No i SATISFIED WITH SCHEDULE.
people Between sumter und Raihop
\llle Want Morning Train to Sum
a number of complaint! of persons
living betweer Bftehopville and Sum
u r. I , Sumter and Loo , ..unties, have
horn heanl e mcernmg the present
I hodnie of ti e South Carolina Wes?
tern road. These person.- say that the
present schedule is such that they
not come 1.0 town on the railroad
uid do any business lu re during the
day, as they have only two hours by
the schedule ind the lateness of the
train usually reduces this time by half
one farmer, in speaking of the
present schedule, remarked that it
w.is line for Bishopvllle and Harts
vllle, but it certainly was not any good
to Sumter, in so far as giving persons
living on the road the chance to do
h? ir trading In Sumter. He said that
it was a great convenience in hauling
freight, but that the people of his
section, who had expected to gain time
in coming to Sumter by the oper?
ations of the road, still had to use
their own vehicles, if they wished to
d ? any amount of business in town
during tho day.
It seems that since the purpose of a
railroad is to operate so as to obtain the
greatest possible amount of passeng?
er, 88 well a* freight, traffic, that it
would be a good thing for the road
to consider the complaint of these
citizens alon; the route and operate
such a sehet'ule as will satisfy them,
If possible. The farmer, referred to
above, stated that people in his sec?
tion thought that the Chamber of
Commerce ought to take the matter
up with tie road and see if they
could not arrange for a satisfactory
EDUCATION DAY AT BZFOOTION.
Prominent Men to Make Address**
and Interesting Feature at Great
Columbia, Dec. 3.?Walter H. Page
?f New York, editor of The World's
Work, and Dr. David F. Houston of
It Louis, Chancellor of Washington
University, have accepted invitations
le deliver addresses on National Edu?
oatlon Dav ut the Fifth National Corn
\- . ...i i.ere. gelt JfJHtirT Both
.ot an .11 known lg this section
?.hi in MK pi am*
inent educators of the South. Both
he and Mr. Page have devoted much
.inn- to the study of problems per
.uning to the betterment of rural life.
National Education Day has been ?
Ixed for Friday, January 31, the ex?
position opening on the 27th. Other
prominent educators who have ac?
cepted Invitations to speak on this
day are Mr. J. D. Eggleston, State Su?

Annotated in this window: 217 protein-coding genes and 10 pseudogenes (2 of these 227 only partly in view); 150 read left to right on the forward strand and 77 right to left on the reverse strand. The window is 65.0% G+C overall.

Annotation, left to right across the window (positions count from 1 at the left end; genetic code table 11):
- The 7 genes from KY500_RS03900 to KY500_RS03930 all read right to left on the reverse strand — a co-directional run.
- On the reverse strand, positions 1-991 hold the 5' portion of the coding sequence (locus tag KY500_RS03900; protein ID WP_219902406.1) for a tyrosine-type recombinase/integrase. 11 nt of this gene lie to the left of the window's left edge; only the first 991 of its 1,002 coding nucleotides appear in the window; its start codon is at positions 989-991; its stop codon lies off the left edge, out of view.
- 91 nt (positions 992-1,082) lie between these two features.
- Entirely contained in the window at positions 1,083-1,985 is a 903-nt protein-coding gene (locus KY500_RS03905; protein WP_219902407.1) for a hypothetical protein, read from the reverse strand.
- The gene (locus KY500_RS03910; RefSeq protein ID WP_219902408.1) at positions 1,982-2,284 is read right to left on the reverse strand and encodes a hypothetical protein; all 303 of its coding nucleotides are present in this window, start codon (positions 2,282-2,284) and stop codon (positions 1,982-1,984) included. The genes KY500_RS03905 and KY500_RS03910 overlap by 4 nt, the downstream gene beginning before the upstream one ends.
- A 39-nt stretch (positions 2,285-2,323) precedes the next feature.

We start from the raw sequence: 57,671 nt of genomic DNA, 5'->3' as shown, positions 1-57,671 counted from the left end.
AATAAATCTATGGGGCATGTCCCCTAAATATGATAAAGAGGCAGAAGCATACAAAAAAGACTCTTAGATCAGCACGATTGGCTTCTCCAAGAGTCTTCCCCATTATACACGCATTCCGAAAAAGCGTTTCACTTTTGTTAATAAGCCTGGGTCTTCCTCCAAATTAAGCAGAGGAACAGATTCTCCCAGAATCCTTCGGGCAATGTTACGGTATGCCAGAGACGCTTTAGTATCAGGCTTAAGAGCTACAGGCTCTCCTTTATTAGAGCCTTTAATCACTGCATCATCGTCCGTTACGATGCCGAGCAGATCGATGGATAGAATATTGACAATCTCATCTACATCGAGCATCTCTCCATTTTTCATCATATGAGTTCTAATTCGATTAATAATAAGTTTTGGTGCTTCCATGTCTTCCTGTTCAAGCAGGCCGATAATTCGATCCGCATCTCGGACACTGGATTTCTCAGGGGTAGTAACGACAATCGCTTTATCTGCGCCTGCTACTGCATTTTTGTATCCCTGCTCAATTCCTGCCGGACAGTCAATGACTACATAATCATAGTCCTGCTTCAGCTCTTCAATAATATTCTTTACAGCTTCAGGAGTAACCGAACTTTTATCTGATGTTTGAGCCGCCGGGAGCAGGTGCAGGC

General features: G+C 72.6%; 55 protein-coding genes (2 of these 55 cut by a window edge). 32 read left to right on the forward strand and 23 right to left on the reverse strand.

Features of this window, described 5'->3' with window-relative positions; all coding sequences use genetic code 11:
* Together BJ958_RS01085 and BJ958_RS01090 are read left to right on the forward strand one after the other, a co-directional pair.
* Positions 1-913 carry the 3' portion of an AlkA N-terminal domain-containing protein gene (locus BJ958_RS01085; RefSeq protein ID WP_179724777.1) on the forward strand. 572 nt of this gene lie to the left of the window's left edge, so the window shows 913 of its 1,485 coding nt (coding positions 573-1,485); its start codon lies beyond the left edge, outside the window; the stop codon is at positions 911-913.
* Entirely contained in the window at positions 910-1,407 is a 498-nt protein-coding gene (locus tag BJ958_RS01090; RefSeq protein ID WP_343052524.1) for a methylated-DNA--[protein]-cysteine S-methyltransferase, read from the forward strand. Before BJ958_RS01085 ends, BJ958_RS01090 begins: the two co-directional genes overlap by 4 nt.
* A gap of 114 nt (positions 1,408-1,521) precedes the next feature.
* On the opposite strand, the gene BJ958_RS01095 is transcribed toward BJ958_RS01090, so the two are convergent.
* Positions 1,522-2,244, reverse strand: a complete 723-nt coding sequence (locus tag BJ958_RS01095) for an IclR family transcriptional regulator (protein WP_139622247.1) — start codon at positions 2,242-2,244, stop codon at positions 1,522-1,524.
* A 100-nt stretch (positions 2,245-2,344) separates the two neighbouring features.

perintendent of Education of Virginia,
tnd Miss Mabel Carney, of Normal
University, Normal, 111.. Secretary of
I he Illinois Country Life Federation.
The addresses of this day will be di?
rected to real problem* in school im?
provement and In the improvement
ind development of rural schools es?
pecially. A series of exhibits, demon?
strating the methods, value and need
? f rural school imMovement, Is being
prepared for the exposition by Presi?
dent I). H. Johnson and a special com?
mittee of the Winthrop faculty. Treat?
ing a different phase of the same sub?
ject will bo country community ex?
hibit, to be put on by Miss Mabel
Camay in Cooperation with the rural
llf?? department of thu Presbyterian
Hoard of home missions, of New York.
This exhibit will deal with *-ural
school and church problems, and their
relations to the rural community. Dr.
A, C. Mltdell, President of the Uni?
versity ?>f south Carol!na? Ii in charge
of program arrangements for Nation?
al Kducation Day.
sor my l \111.wiii, Torn."
So Declare*. IHOno Sarah, who lte
turn?* to America?In Yandex Hie.
New Yoik. Dec. I.? This is not my
farewell tour of tin beautiful Amer?
I i declared Sarah Bernhardt tin ehe
?topped oil the La Unvote from Eu?
rope with her company yesterday for
? vaudevllk tour of the United
The French tragedienne carried her
usual large personal < m ilpment, which
in< luded two Pom? ranlan pupe, tuck
? d snugly und? r her arms ai she
crossed the gang plank( cheered hy
tin Hner'a crew.
Mine Bernhard! left immediately in
a splendid epeclal ear for Chicago,
where ehe mnkes her Hrsi appearance,
Henr) n I lat netl Mlnnb Dm net I
Lens Be met t, cl il tn Kllss Bwlnton,
lot Of, W. t Mam -tie. t |f) |..\\ || of
Main w\ ills, 11 lt?tt.
a. j. sHunna to Roberl Ii Perrin,
Sr. two lnt?? on Dei street, |H0,
Real I ante rraiiMfer*.
LEE8VILLE BANK MUDDLE IN
Beiiaatloii Exported, it Mitelng Presi?
dent Does not Return, Sa>s Re?
port?Bonk Officer? Moot ami Maj
Issue Statement To?d0}?Hank Ex
? minor Defers Action?i>r. Ether
edire Was Been In Columbia,
Lexington, Dec, ?There have
been n<> developments today In the In?
vestigation that is being made of the
condition of the l spies' Bank ot
LeesvlUe, which suspended business
last Wednesday and whose president,
Dr, B. J. ECthedrsdge, left the town
end has not been located, state
Hank Examiner B, J. Hhame has
been in OOnSUltation with the direc?
tors of tlte institution today, having
gone to LeesvlUe this morning.
Tile affairs of the institution are still